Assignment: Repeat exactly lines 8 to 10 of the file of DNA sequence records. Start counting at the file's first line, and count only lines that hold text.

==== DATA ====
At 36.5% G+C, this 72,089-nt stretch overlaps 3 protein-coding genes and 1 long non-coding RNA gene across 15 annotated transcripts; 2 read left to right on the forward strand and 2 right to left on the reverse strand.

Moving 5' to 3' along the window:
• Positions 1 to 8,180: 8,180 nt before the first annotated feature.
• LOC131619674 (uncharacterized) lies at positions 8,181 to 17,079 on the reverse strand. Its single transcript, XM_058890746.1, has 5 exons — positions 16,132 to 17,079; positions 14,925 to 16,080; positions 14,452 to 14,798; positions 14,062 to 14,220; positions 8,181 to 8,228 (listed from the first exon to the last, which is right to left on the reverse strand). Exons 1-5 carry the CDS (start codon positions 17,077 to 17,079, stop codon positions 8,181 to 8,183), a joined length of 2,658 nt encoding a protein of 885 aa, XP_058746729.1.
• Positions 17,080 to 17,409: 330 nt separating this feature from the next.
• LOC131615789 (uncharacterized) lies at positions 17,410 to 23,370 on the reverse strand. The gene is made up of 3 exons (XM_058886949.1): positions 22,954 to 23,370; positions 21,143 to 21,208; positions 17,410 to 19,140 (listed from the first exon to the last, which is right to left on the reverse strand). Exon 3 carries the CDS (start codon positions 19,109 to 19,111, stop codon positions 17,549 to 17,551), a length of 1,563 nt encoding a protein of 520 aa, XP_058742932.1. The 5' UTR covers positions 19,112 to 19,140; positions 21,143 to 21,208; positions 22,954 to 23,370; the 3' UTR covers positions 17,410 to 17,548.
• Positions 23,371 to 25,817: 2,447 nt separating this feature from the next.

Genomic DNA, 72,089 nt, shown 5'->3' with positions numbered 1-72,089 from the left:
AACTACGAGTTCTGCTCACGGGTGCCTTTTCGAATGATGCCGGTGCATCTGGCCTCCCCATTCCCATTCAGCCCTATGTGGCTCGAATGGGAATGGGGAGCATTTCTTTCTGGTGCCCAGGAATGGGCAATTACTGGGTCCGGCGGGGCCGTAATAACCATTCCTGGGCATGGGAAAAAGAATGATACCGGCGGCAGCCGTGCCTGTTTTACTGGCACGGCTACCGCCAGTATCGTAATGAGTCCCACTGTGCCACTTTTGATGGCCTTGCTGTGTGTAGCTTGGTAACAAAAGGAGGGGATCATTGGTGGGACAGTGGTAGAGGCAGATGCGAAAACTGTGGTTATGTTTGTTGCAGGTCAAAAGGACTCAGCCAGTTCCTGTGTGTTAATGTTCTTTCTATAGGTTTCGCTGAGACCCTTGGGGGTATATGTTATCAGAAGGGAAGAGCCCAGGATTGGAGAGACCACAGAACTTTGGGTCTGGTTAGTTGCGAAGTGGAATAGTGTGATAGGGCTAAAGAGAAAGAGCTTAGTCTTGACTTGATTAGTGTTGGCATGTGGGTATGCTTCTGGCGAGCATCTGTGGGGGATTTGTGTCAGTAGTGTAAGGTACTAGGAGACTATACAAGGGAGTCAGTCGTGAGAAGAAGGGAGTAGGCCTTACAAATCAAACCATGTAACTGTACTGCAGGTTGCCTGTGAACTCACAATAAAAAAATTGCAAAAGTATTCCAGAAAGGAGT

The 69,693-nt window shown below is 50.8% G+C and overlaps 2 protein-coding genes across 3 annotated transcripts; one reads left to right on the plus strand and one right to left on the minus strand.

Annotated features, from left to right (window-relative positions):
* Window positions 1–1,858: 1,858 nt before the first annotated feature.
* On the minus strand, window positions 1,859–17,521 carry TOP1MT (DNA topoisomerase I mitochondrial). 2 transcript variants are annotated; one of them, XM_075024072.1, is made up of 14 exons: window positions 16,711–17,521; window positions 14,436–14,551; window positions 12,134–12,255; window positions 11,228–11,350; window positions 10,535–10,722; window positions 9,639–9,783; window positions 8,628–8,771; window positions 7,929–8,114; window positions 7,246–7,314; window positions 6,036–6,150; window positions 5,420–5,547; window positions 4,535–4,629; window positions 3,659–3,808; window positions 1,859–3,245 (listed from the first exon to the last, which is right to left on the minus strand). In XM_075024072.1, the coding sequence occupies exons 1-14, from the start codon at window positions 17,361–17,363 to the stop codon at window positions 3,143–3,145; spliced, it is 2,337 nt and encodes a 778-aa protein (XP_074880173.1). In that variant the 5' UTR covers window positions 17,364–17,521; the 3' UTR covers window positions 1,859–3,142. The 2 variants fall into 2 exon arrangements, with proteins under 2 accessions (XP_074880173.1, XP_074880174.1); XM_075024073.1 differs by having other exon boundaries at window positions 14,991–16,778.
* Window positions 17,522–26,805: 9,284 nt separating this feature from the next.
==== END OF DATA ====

Genomic DNA, 72,089 nt, shown 5'->3' with positions numbered 1-72,089 from the left:
AACTACGAGTTCTGCTCACGGGTGCCTTTTCGAATGATGCCGGTGCATCTGGCCTCCCCATTCCCATTCAGCCCTATGTGGCTCGAATGGGAATGGGGAGCATTTCTTTCTGGTGCCCAGGAATGGGCAATTACTGGGTCCGGCGGGGCCGTAATAACCATTCCTGGGCATGGGAAAAAGAATGATACCGGCGGCAGCCGTGCCTGTTTTACTGGCACGGCTACCGCCAGTATCGTAATGAGTCCCACTGTGCCACTTTTGATGGCCTTGCTGTGTGTAGCTTGGTAACAAAAGGAGGGGATCATTGGTGGGACAGTGGTAGAGGCAGATGCGAAAACTGTGGTTATGTTTGTTGCAGGTCAAAAGGACTCAGCCAGTTCCTGTGTGTTAATGTTCTTTCTATAGGTTTCGCTGAGACCCTTGGGGGTATATGTTATCAGAAGGGAAGAGCCCAGGATTGGAGAGACCACAGAACTTTGGGTCTGGTTAGTTGCGAAGTGGAATAGTGTGATAGGGCTAAAGAGAAAGAGCTTAGTCTTGACTTGATTAGTGTTGGCATGTGGGTATGCTTCTGGCGAGCATCTGTGGGGGATTTGTGTCAGTAGTGTAAGGTACTAGGAGACTATACAAGGGAGTCAGTCGTGAGAAGAAGGGAGTAGGCCTTACAAATCAAACCATGTAACTGTACTGCAGGTTGCCTGTGAACTCACAATAAAAAAATTGCAAAAGTATTCCAGAAAGGAGT

The 69,693-nt window shown below is 50.8% G+C and overlaps 2 protein-coding genes across 3 annotated transcripts; one reads left to right on the plus strand and one right to left on the minus strand.